TAG | privacy tool
This article describes a clever attack against Secret, the “anonymous” secret sharing app.
Their technique allows the attacker to isolate just a single target, so any posts seen are known to be from them. The company is working on detecting and preventing this attack, but it is a hard problem.
In general, any anonymity system needs to blend the activity of a number of users so that any observed activity could have originated from any of them. For effective anonymity the number needs to be large. Just pulling from the friends in my address book who also use Secret is way too small a group.
Both Microsoft’s new beta of IE 8 and Google’s beta of their new browser Chrome tout new enhanced privacy features. I have seen a few articles like this one, that talk about this issue. The Safari browser has had these features in the production version for a long time.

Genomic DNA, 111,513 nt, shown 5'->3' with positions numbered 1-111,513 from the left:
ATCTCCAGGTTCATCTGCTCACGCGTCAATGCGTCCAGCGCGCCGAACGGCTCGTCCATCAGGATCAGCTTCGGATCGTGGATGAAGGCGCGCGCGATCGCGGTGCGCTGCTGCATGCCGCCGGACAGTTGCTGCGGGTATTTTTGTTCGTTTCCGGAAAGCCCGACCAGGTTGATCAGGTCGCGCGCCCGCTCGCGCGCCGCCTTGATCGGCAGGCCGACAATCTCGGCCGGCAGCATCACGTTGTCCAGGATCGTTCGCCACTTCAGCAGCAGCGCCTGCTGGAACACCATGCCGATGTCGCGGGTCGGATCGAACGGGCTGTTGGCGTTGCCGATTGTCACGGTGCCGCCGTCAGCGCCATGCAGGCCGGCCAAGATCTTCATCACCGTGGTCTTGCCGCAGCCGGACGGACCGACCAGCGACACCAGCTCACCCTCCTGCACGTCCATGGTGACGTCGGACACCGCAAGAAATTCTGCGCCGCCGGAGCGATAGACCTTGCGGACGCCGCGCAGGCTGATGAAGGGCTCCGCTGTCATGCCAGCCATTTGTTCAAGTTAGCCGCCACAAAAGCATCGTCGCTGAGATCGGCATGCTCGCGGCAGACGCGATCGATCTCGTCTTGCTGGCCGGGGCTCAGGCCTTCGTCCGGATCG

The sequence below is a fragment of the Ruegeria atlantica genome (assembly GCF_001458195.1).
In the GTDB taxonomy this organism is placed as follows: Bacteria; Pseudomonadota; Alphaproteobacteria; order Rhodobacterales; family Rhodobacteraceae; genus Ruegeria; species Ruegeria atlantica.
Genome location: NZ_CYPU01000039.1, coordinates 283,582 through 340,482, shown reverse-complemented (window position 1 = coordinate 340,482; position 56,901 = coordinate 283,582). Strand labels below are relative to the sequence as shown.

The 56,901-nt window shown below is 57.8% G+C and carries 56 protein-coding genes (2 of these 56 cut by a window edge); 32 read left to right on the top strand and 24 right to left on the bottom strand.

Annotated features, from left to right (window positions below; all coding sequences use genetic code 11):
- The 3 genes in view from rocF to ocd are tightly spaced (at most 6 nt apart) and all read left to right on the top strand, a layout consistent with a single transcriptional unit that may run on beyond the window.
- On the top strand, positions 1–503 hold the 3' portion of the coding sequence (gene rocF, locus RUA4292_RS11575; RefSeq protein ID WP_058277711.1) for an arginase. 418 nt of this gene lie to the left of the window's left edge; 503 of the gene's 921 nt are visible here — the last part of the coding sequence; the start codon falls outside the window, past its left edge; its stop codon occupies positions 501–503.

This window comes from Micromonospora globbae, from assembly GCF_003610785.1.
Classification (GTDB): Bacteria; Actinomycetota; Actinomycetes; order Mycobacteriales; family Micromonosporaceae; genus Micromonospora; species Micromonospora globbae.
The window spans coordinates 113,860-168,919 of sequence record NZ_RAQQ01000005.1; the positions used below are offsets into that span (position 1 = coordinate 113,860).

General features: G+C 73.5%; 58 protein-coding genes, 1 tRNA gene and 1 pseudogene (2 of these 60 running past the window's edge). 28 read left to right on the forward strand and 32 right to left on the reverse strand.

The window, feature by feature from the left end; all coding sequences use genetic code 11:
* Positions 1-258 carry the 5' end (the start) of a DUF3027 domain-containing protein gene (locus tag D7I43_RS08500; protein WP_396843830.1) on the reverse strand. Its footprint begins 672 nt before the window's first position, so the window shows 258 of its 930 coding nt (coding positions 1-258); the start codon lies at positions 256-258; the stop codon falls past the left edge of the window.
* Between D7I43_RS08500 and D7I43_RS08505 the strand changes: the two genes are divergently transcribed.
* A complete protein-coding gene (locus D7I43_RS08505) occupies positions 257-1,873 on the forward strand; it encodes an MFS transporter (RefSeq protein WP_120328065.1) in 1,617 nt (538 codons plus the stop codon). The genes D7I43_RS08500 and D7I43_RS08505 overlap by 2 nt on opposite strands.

Privacy is a complex multi-headed beast. All of these browsers address one privacy concern while ignoring others. These browsers protect you from risks associated with the stored local data about your web browsing activities. Normally, browsers keep a history of recently visited URLs, a cache of recently visited pages (for faster retrieval) and cookies from the websites you have visited (possibly not at all recently). These browsers enable you to take control of what is recorded by your browser, and how long it is kept. This is a good and important development.
These new security capabilities do nothing to protect you from information gathering by the sites you visit, or from your ISP (see my previous post on that). Your IP address is still completely visible to any site you visit, ISPs can still intercept all your traffic.
These new privacy features are an important part of a user’s toolbox, but they should not give one a false sense of security. They are part of the solution, but not a complete solution.